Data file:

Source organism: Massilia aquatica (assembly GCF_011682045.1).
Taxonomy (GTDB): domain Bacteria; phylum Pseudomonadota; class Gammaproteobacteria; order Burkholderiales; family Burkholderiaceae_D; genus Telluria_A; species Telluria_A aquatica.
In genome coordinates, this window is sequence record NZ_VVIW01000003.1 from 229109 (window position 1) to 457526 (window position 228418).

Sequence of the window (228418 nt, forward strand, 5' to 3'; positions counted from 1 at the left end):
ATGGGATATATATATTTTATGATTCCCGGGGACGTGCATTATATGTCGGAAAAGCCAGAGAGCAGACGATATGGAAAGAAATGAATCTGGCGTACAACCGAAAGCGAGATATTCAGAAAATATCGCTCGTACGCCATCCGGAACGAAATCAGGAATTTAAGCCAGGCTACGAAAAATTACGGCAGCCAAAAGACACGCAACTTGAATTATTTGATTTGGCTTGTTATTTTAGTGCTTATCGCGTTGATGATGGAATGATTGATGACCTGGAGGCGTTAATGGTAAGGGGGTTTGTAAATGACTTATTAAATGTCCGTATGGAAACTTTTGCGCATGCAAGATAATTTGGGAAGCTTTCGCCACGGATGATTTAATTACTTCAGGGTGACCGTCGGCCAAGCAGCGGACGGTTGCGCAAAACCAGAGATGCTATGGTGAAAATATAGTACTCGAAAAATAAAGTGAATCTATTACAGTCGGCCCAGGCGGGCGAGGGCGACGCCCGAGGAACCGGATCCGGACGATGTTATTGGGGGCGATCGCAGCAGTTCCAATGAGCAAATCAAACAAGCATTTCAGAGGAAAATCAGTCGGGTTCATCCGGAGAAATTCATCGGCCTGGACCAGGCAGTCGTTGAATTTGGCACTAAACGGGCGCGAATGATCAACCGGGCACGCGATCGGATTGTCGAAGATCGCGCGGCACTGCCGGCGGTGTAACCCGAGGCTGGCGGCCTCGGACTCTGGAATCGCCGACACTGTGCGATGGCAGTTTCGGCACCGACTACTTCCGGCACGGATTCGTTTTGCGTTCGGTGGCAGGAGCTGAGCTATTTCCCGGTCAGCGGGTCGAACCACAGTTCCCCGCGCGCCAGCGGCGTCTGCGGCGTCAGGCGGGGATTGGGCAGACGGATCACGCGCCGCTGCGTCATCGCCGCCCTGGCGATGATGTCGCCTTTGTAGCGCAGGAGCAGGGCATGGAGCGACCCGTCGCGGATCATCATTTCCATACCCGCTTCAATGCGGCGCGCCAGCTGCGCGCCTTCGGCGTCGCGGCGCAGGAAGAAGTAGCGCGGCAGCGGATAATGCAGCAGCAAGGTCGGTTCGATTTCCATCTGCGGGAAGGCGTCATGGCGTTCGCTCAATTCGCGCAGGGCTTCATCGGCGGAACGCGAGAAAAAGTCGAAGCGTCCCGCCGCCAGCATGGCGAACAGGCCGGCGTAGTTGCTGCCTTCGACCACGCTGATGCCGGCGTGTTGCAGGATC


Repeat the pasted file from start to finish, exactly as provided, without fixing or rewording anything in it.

Source organism: Massilia aquatica (assembly GCF_011682045.1).
Taxonomy (GTDB): domain Bacteria; phylum Pseudomonadota; class Gammaproteobacteria; order Burkholderiales; family Burkholderiaceae_D; genus Telluria_A; species Telluria_A aquatica.
In genome coordinates, this window is sequence record NZ_VVIW01000003.1 from 229109 (window position 1) to 457526 (window position 228418).

Sequence of the window (228418 nt, forward strand, 5' to 3'; positions counted from 1 at the left end):
ATGGGATATATATATTTTATGATTCCCGGGGACGTGCATTATATGTCGGAAAAGCCAGAGAGCAGACGATATGGAAAGAAATGAATCTGGCGTACAACCGAAAGCGAGATATTCAGAAAATATCGCTCGTACGCCATCCGGAACGAAATCAGGAATTTAAGCCAGGCTACGAAAAATTACGGCAGCCAAAAGACACGCAACTTGAATTATTTGATTTGGCTTGTTATTTTAGTGCTTATCGCGTTGATGATGGAATGATTGATGACCTGGAGGCGTTAATGGTAAGGGGGTTTGTAAATGACTTATTAAATGTCCGTATGGAAACTTTTGCGCATGCAAGATAATTTGGGAAGCTTTCGCCACGGATGATTTAATTACTTCAGGGTGACCGTCGGCCAAGCAGCGGACGGTTGCGCAAAACCAGAGATGCTATGGTGAAAATATAGTACTCGAAAAATAAAGTGAATCTATTACAGTCGGCCCAGGCGGGCGAGGGCGACGCCCGAGGAACCGGATCCGGACGATGTTATTGGGGGCGATCGCAGCAGTTCCAATGAGCAAATCAAACAAGCATTTCAGAGGAAAATCAGTCGGGTTCATCCGGAGAAATTCATCGGCCTGGACCAGGCAGTCGTTGAATTTGGCACTAAACGGGCGCGAATGATCAACCGGGCACGCGATCGGATTGTCGAAGATCGCGCGGCACTGCCGGCGGTGTAACCCGAGGCTGGCGGCCTCGGACTCTGGAATCGCCGACACTGTGCGATGGCAGTTTCGGCACCGACTACTTCCGGCACGGATTCGTTTTGCGTTCGGTGGCAGGAGCTGAGCTATTTCCCGGTCAGCGGGTCGAACCACAGTTCCCCGCGCGCCAGCGGCGTCTGCGGCGTCAGGCGGGGATTGGGCAGACGGATCACGCGCCGCTGCGTCATCGCCGCCCTGGCGATGATGTCGCCTTTGTAGCGCAGGAGCAGGGCATGGAGCGACCCGTCGCGGATCATCATTTCCATACCCGCTTCAATGCGGCGCGCCAGCTGCGCGCCTTCGGCGTCGCGGCGCAGGAAGAAGTAGCGCGGCAGCGGATAATGCAGCAGCAAGGTCGGTTCGATTTCCATCTGCGGGAAGGCGTCATGGCGTTCGCTCAATTCGCGCAGGGCTTCATCGGCGGAACGCGAGAAAAAGTCGAAGCGTCCCGCCGCCAGCATGGCGAACAGGCCGGCGTAGTTGCTGCCTTCGACCACGCTGATGCCGGCGTGTTGCAGGATC